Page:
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Wednesday
Dec152004

The SEC Caving To Politics?

According to a distrubing article in the WAll Street Journal, the SEC may be falling prey to political influence, leaving investors, like the environment, to fend for themselves.

Link: WSJ.com - Political Capital.

Business Groups Are Seeking Ouster Of SEC's Donaldson December 14, 2004; Page A4 Top business groups in Washington have launched a quiet campaign to persuade the White House to dump Securities and Exchange Commission Chairman William Donaldson. The groups argue that the post-Enron crackdown on big business has gone too far, and now threatens to hurt the economy by discouraging companies from taking risks. Their hope is to replace Mr. Donaldson with a business executive who has a reputation for integrity, but also understands the problems that the corporate crackdown has caused for executives and their boards of directors. Mr. Donaldson, they argue, doesn't. The Business Roundtable, the U.S. Chamber of Commerce, the National Association of Wholesaler-Distributors and other business groups took an unusually active role in this year's election, encouraging their members to reach out to employees and help register and turn out new voters likely to be sympathetic to the president. Bush campaign manager Ken Mehlman has given them generous credit for helping to re-elect President Bush.

In return, these groups are now looking for some easing of the harsher regulatory and enforcement climate that has grown up in the wake of the corporate scandals. The effort isn't discussed much in public, and probably won't get any attention at this week's economic summit. That's because polls show corporate executives still rank low in public esteem, and any effort to ease up on regulation or enforcement against them is likely to be politically unpopular.

But in private, the lobbyists have been pressing their case that easing up on SEC enforcement and regulation is necessary to keep the economy healthy. And they believe the White House has heard their message.

Mr. Donaldson was appointed by Mr. Bush two years ago and has worked to restore the reputation of an agency that often appeared asleep at the switch during an outbreak of corporate accounting scandals. In the push for tougher regulatory and enforcement measures, however, he has generally found himself teamed up with the two Democratic commissioners on the SEC -- Harvey Goldschmid and Roel Campos -- and opposed by the two Republicans -- Paul Atkins and Cynthia Glassman -- in the minority.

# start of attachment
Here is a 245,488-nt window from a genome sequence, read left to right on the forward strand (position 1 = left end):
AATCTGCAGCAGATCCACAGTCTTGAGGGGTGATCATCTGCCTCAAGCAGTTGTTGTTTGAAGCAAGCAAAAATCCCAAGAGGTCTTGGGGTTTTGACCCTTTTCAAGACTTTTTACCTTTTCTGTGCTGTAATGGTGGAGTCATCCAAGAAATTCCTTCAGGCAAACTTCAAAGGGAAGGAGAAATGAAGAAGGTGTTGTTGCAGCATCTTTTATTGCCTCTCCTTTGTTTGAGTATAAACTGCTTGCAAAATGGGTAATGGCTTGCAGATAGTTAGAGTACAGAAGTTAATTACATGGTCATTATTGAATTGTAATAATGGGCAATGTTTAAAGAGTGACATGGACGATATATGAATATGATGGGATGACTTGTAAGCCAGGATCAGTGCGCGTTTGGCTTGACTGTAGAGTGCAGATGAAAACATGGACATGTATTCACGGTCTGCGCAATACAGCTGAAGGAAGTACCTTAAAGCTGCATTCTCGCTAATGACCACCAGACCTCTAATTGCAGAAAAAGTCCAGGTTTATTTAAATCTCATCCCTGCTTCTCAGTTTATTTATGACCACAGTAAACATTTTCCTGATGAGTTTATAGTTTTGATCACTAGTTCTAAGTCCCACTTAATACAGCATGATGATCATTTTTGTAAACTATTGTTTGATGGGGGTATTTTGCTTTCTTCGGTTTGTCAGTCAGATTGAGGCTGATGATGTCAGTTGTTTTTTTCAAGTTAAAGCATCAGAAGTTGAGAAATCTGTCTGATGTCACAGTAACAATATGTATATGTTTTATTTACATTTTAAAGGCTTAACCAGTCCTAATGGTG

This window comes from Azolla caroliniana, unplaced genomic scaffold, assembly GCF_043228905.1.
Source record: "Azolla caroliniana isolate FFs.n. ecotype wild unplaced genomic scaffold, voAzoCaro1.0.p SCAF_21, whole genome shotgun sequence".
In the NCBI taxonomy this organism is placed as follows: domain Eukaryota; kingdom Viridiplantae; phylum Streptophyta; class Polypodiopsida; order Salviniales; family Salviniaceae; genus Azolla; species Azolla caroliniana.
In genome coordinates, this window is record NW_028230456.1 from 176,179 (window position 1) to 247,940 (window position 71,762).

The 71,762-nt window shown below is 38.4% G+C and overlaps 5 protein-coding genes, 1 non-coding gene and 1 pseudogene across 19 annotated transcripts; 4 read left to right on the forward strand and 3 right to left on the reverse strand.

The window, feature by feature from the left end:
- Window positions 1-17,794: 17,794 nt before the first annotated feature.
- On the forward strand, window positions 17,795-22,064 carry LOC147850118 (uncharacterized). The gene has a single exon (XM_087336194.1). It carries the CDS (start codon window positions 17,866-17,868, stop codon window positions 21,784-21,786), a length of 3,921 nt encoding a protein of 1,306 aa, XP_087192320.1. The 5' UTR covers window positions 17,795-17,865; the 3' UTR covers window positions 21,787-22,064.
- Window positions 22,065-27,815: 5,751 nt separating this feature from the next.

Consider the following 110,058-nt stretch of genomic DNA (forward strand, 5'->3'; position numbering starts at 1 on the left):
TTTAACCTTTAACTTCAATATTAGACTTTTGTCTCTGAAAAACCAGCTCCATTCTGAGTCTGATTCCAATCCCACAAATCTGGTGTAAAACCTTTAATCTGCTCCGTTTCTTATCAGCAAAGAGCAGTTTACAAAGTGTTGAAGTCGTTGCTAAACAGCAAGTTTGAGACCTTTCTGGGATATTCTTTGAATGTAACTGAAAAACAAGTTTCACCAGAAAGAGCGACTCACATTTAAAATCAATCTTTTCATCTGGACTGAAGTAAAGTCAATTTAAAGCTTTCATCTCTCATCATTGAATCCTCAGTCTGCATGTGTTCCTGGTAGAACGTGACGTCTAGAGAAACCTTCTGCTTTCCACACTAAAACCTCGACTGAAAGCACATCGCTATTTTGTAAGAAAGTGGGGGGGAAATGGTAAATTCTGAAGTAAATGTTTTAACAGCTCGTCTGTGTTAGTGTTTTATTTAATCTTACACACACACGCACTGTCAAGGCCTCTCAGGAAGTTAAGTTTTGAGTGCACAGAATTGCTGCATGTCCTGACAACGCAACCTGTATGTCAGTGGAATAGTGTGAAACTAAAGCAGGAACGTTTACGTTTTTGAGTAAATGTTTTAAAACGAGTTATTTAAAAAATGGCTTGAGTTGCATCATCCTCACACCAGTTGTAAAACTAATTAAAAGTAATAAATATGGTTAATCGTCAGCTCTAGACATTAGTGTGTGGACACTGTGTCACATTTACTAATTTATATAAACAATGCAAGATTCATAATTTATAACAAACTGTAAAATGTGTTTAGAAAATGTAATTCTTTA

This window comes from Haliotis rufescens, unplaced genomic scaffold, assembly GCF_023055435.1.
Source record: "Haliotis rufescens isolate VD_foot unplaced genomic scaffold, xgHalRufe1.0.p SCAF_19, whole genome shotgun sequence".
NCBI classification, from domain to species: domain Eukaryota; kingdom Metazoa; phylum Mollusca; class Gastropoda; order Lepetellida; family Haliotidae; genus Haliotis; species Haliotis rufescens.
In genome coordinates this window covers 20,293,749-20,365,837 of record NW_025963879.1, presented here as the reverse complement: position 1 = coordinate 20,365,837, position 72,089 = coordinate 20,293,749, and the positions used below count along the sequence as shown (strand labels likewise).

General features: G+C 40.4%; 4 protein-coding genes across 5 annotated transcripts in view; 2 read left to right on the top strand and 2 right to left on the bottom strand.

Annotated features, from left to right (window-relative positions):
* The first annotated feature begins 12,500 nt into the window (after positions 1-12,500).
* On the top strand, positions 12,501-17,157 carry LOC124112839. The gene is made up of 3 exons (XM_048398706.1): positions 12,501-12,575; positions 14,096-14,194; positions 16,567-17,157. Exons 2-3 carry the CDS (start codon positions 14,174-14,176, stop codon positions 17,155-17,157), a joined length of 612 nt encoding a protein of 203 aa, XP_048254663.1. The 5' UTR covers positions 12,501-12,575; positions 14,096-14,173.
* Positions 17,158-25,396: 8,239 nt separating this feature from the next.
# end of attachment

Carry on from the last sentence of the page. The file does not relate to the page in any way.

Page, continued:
As reported in these pages yesterday, Mr. Donaldson broke the mold last week when he sided with the Republicans in opposing a staff recommendation to fine Global Crossing Ltd. Chairman Gary Winnick $1 million for failing to disclose a series of transactions that artificially boosted revenue. Mr. Donaldson argued Mr. Winnick shouldn't be held responsible because he was a nonexecutive chairman of the company. The SEC staff argued Mr. Winnick was up to his elbows in running the company, regardless of his title.

Some SEC watchers wonder whether the unusual vote was an effort by the chairman to save his job. Mr. Donaldson, who has indicated to colleagues he'd like to stay on for another two years, wasn't available to comment. But Matthew Well of the SEC said that "the assertion that any commissioner would vote for political reasons is ridiculous." As for the campaign to oust Mr. Donaldson, Mr. Well said, "Chairman Donaldson is going to stay around as long as he feels he is being effective."

Thomas Donohue, the feisty president of the U.S. Chamber of Commerce, insists he has "no idea about a campaign to get rid of Donaldson." But he has been the most public of the lobbyists in calling for change at the SEC. The Chamber has even sued the agency over its new rules requiring independent directors at mutual-fund companies.

Other business groups are less public in their criticism, but no less concerned. Mr. Atkins, one of the Republican commissioners, also has pushed the case against Mr. Donaldson at the White House, arguing that the chairman is less friendly to free financial markets than was his Democratic predecessor, Arthur Levitt. Mr. Atkins is said to be interested in the top job himself, although business lobbyists argue the job should go to someone with more business experience.

On hold for now is any effort to revise the Sarbanes-Oxley law, which beefed up the SEC, created the Public Company Accounting Oversight Board, and imposed new restrictions on companies. Any effort to revise that law in the current political climate would be opening a can of worms, and could lead to changes that the business community opposes.

But changing attitudes at the SEC could go a long way to satisfy the business groups' concerns. Mr. Donohue is particularly bothered by efforts by the SEC, and by New York Attorney General Eliot Spitzer, to force large settlements out of companies by threatening charges. Mr. Donaldson is a former chief executive himself, and a longtime friend of the Bush family. As a result, everyone involved with the effort seems eager to avoid any personal embarrassment to him. But don't be surprised to see Mr. Donaldson moving on sometime early next year.

Write to Alan Murray at Alan.Murray@wsj.com1

URL for this article:
http://online.wsj.com/article/0,,SB110298328428399102,00.html

Hyperlinks in this Article:
(1) mailto:Alan.Murray@wsj.com

Copyright 2004 Dow Jones & Company, Inc. All Rights Reserved

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Reader Comments (1)

Cheers! More work for lawyers. Why complain? Hm... an interesting blog. A lot of work though.
December 15, 2004 | Unregistered Commenterjerry

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